The short story "Soldier's Home" by Ernest Hemingway tells of a young man named Harold Krebs who returns late to his hometown from World War II. For most people, the war has been over for some time and the celebrations have ended. At first he doesn't want to talk about the war, and then he wants to talk, but no one will listen. He begins to lie to gain an audience. Otherwise, he is sluggish and content to sleep late, spend time at the library, and sit on the porch and watch girls. When his mother presses him to get busy, Krebs confesses that he no longer feels that he is a part of God's kingdom. He then tells his mother he doesn't love her or anyone. He is obviously discontented, unsure of himself, and finding it difficult to make decisions.
Part of Krebs's motivation for not talking about the war may be because he is aware that the townspeople have heard war stories many times before. The hysteria about the war is over, and people simply want to forget about it and move on. Krebs may initially sense this mood and so backs off from sharing what he went through.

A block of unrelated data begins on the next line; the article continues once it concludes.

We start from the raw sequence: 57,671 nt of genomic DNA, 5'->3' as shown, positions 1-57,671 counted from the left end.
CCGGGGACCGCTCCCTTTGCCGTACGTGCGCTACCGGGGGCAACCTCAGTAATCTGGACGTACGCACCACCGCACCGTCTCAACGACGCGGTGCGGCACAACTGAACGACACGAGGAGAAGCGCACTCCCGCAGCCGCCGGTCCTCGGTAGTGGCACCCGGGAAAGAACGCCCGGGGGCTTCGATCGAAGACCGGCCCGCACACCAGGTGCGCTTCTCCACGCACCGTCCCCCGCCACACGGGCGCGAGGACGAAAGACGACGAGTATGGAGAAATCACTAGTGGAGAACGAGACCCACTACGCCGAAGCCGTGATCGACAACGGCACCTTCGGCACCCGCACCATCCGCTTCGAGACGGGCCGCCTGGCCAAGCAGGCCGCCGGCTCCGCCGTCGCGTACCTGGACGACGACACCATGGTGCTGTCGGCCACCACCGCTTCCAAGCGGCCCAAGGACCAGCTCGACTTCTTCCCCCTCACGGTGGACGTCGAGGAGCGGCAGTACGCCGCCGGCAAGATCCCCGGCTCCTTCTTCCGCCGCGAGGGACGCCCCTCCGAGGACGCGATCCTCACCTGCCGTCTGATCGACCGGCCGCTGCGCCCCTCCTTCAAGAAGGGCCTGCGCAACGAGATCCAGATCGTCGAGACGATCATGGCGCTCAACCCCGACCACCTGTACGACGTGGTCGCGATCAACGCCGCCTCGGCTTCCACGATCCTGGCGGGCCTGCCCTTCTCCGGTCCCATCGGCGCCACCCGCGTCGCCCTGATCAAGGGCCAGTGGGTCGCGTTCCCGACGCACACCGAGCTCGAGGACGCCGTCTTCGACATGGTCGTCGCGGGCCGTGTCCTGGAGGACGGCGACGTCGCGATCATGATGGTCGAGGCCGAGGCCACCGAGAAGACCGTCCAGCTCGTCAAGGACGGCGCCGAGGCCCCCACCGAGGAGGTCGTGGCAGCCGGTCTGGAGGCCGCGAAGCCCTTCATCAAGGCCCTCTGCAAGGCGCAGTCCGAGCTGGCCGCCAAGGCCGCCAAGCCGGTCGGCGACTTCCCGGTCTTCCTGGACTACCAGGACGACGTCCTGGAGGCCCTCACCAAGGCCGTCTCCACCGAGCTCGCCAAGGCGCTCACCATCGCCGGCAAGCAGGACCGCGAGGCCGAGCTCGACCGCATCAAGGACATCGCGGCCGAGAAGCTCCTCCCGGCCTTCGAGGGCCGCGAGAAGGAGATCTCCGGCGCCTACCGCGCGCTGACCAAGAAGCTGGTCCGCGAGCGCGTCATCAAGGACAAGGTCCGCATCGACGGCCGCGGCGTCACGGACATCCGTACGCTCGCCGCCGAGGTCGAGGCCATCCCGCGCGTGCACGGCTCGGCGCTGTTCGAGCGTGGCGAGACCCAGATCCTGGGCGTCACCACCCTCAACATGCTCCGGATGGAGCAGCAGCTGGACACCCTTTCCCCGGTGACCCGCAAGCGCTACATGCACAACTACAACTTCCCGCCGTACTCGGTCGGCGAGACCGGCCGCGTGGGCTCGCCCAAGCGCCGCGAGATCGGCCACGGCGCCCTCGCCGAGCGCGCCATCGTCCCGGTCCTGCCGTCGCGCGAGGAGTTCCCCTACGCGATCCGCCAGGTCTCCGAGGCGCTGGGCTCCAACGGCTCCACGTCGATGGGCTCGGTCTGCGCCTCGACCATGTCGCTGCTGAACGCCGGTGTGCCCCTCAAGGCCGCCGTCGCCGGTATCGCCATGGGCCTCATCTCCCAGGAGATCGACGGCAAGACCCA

However, another reason that Krebs doesn't want to talk about the war, which would account for some of his other behavior, is that he may be suffering from post traumatic stress disorder, or PTSD. As the story says, he was in several major battles, and he may remember traumatizing events from the war that he does not want to share.
The National Institute of Mental Health defines PTSD as "a disorder that develops in some people that have experienced a shocking, scary, or dangerous event." Many soldiers returning from war suffer from PTSD. Sometimes the symptoms show up months or even years later. The symptoms include flashbacks, bad dreams, frightening thoughts, loss of interest in previously enjoyable activities, and negative thoughts about oneself or the world. We can see from the story that Krebs experiences some of these symptoms, and when he gets home, the trauma he suffered during the war may initially be preventing him from speaking about it.